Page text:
A Syrian Historian Refuses To Abandon His Country’s Heritage
“I feel like parts of me have been obliterated”
Amr Al-Azm sits hunched in front of a computer nestled among stacks of paper in his living room as photographs of colorful mosaics scroll across the screen.
“This guy...is dumb as fuck,” the graying archaeologist and historian mutters in a London-inflected tenor, briefly breaking from the upbeat, professorial demeanor he’s displayed for the better part of the day.
These highly valuable mosaics depicting Roman and Byzantine scenes were pilfered from Apamea, an ancient city in war-torn Syria that has been “turned to Swiss cheese” by looters. Coordinating preservation efforts from an unassuming, quiet cul-de-sac in southeast Ohio, Al-Azm is an integral member of a network of academics, archaeologists, and Syrian activists who have banded together to preserve a past at risk of being obliterated at the hands of thieves and militants with little regard for the country’s cultural history.
The looter whom Al-Azm is tracking seems to have struck it rich with his haul, but as Al-Azm points out, this guy is no mastermind—the looter just stumbled upon the lode, “ripping the mosaics out of the ground.” He’s also, apparently, easily enough fooled. The mosaics are being offered for sale near the Turkish border, and Al-Azm, or one of his contacts on the ground, will likely use a fake identity to pose as a buyer in hopes of keeping tabs on the artworks. Even if they’re unable to get their hands on the mosaics, someone in his network can note where they were last seen and where they might end up.
But small-time thieves are just one of the threats faced by Syria’s ancient sites. The Islamic State, that self-proclaimed caliphate, has left dust and rubble where architectural, artistic, and archaeological displays of beauty and human accomplishment once stood. This threatens to leave permanent holes in what Al-Azm calls the “historical matrix”— Syria’s position as a nexus of bygone empires and ancient civilizations makes it a keystone for our understanding of life through the ages.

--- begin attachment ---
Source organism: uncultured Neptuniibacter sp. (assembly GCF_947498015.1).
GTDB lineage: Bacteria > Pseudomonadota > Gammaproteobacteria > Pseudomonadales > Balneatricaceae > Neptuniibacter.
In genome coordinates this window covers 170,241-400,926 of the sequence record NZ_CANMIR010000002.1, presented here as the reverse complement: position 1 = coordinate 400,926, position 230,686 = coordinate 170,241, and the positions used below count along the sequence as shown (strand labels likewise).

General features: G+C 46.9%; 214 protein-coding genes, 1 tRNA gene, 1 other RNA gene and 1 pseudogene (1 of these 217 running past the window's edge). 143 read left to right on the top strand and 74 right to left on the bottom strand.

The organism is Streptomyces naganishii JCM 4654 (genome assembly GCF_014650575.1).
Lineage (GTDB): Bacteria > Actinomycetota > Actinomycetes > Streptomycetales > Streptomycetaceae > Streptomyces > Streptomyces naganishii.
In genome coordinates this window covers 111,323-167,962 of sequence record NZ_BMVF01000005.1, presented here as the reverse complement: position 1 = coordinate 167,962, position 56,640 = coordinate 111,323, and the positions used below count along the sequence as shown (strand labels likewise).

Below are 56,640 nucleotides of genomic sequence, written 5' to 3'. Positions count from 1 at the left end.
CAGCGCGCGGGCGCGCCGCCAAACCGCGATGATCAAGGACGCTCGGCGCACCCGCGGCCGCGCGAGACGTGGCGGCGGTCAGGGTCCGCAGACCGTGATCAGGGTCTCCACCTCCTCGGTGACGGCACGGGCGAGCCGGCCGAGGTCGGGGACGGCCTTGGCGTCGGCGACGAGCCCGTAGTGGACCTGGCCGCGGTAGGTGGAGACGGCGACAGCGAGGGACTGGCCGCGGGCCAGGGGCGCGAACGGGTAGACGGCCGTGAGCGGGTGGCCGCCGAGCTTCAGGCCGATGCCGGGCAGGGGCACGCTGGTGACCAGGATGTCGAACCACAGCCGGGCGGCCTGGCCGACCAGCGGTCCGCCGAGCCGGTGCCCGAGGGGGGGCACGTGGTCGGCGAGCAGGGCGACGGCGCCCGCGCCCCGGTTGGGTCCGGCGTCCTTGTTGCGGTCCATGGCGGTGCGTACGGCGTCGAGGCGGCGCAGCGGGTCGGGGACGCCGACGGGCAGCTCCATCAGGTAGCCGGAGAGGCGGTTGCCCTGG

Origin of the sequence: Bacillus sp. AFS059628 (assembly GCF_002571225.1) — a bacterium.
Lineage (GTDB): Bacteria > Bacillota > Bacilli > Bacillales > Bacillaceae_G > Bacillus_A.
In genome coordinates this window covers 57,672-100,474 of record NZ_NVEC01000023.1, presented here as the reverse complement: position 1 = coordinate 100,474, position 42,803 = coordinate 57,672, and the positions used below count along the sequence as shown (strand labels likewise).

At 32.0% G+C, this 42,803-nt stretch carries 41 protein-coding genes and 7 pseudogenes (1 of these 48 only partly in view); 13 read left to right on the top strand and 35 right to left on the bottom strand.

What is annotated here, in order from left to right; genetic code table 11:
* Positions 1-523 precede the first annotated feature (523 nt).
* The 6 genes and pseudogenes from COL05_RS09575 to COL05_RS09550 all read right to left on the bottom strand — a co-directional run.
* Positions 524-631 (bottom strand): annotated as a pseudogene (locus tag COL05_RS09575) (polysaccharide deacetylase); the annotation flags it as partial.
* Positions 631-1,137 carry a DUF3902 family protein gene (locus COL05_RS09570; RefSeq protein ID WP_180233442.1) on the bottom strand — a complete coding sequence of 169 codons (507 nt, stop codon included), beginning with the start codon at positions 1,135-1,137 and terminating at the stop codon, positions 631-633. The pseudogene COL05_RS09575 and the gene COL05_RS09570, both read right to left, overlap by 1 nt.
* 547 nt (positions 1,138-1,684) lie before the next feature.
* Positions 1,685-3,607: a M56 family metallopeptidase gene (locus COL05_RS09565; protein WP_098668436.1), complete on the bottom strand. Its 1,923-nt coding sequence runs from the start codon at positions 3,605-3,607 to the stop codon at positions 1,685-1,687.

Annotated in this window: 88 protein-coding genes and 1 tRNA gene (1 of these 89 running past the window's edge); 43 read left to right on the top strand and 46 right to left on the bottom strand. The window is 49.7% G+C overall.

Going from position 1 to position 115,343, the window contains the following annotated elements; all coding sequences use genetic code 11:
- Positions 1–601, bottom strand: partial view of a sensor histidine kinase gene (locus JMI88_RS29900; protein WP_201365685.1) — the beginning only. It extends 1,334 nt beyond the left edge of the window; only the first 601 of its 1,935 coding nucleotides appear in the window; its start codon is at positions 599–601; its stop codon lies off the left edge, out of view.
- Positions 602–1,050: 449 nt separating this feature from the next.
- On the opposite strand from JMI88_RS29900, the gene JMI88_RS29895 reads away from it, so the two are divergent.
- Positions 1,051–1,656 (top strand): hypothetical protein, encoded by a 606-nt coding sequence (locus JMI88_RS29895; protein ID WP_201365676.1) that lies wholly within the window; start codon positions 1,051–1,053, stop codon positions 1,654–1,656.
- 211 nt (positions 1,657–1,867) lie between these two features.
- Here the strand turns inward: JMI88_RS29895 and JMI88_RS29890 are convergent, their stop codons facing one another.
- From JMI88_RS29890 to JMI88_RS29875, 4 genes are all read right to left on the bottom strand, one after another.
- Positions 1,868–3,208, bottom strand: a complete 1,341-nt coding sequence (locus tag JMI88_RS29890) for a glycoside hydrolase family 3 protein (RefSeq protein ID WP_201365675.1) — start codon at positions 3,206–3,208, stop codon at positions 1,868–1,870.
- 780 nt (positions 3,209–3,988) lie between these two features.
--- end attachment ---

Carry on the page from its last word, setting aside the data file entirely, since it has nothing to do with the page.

When they aren’t outright demolishing history, ISIS exploits Syria’s cultural heritage to fund terrorist activities and adventures in state-building, Al-Azm explains. As the country’s infrastructure has broken down and earning an income has become trickier for ordinary citizens, looting has skyrocketed. ISIS simply institutionalized the trade: establishing a system of taxation, holding regular auctions, even setting up its own “department of antiquities” that issues licenses and rents out equipment—everything from metal detectors to backhoes.
“They have destroyed some parts of the world that I have a very close, personal relationship with,” Al-Azm says. “So I feel like parts of me have been obliterated.”
It’s no exaggeration to say that the history of the world is literally at stake.
Before he fled Syria nearly a decade ago, Al-Azm led a search for the tomb of Genghis Khan, served as head of the Centre for Archaeological Research at the University of Damascus, and excavated sites as director of the Science and Conservation Laboratories in Syria’s Department of Antiquities. Political pressure and frustration with the authoritarian regime of President Bashar al-Assad—half sneering, he calls his relationship with the government “untenable”—drove Al-Azm from Syria and eventually to Ohio, where he and his wife have built a new life with their teenage daughters. When he isn’t trying to protect Syria’s cultural treasures from theft and annihilation, he teaches history and anthropology at Shawnee State University in Portsmouth, Ohio, and at Ohio University here in Athens.